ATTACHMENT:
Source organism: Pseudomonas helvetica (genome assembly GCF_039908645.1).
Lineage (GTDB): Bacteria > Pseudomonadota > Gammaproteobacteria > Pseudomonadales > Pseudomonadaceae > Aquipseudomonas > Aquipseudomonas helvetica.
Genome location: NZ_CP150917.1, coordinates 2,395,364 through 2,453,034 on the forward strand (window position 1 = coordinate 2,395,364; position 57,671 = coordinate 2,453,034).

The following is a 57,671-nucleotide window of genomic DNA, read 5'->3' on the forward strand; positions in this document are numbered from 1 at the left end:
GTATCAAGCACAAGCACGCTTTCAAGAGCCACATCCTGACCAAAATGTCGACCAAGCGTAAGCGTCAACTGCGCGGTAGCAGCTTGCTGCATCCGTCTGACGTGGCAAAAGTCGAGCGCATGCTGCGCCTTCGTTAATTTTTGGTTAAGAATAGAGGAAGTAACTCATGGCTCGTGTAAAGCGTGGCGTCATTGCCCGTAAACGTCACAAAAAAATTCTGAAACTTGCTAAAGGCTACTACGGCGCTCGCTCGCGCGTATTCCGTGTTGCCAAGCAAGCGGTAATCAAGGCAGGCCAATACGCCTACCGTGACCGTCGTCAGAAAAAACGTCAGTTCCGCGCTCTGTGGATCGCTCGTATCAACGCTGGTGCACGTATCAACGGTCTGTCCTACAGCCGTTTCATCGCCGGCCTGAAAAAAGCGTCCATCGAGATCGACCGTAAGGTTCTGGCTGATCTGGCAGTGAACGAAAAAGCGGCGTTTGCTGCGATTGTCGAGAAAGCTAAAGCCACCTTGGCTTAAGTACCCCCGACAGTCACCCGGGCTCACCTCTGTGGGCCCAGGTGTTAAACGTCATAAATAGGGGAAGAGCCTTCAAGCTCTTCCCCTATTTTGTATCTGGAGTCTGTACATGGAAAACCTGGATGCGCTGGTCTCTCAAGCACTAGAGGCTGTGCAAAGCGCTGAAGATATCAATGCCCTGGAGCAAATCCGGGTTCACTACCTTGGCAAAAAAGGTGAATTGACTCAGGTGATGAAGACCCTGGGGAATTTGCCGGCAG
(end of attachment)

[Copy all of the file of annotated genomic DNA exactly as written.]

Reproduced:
Source organism: Pseudomonas helvetica (genome assembly GCF_039908645.1).
Lineage (GTDB): Bacteria > Pseudomonadota > Gammaproteobacteria > Pseudomonadales > Pseudomonadaceae > Aquipseudomonas > Aquipseudomonas helvetica.
Genome location: NZ_CP150917.1, coordinates 2,395,364 through 2,453,034 on the forward strand (window position 1 = coordinate 2,395,364; position 57,671 = coordinate 2,453,034).

The following is a 57,671-nucleotide window of genomic DNA, read 5'->3' on the forward strand; positions in this document are numbered from 1 at the left end:
GTATCAAGCACAAGCACGCTTTCAAGAGCCACATCCTGACCAAAATGTCGACCAAGCGTAAGCGTCAACTGCGCGGTAGCAGCTTGCTGCATCCGTCTGACGTGGCAAAAGTCGAGCGCATGCTGCGCCTTCGTTAATTTTTGGTTAAGAATAGAGGAAGTAACTCATGGCTCGTGTAAAGCGTGGCGTCATTGCCCGTAAACGTCACAAAAAAATTCTGAAACTTGCTAAAGGCTACTACGGCGCTCGCTCGCGCGTATTCCGTGTTGCCAAGCAAGCGGTAATCAAGGCAGGCCAATACGCCTACCGTGACCGTCGTCAGAAAAAACGTCAGTTCCGCGCTCTGTGGATCGCTCGTATCAACGCTGGTGCACGTATCAACGGTCTGTCCTACAGCCGTTTCATCGCCGGCCTGAAAAAAGCGTCCATCGAGATCGACCGTAAGGTTCTGGCTGATCTGGCAGTGAACGAAAAAGCGGCGTTTGCTGCGATTGTCGAGAAAGCTAAAGCCACCTTGGCTTAAGTACCCCCGACAGTCACCCGGGCTCACCTCTGTGGGCCCAGGTGTTAAACGTCATAAATAGGGGAAGAGCCTTCAAGCTCTTCCCCTATTTTGTATCTGGAGTCTGTACATGGAAAACCTGGATGCGCTGGTCTCTCAAGCACTAGAGGCTGTGCAAAGCGCTGAAGATATCAATGCCCTGGAGCAAATCCGGGTTCACTACCTTGGCAAAAAAGGTGAATTGACTCAGGTGATGAAGACCCTGGGGAATTTGCCGGCAG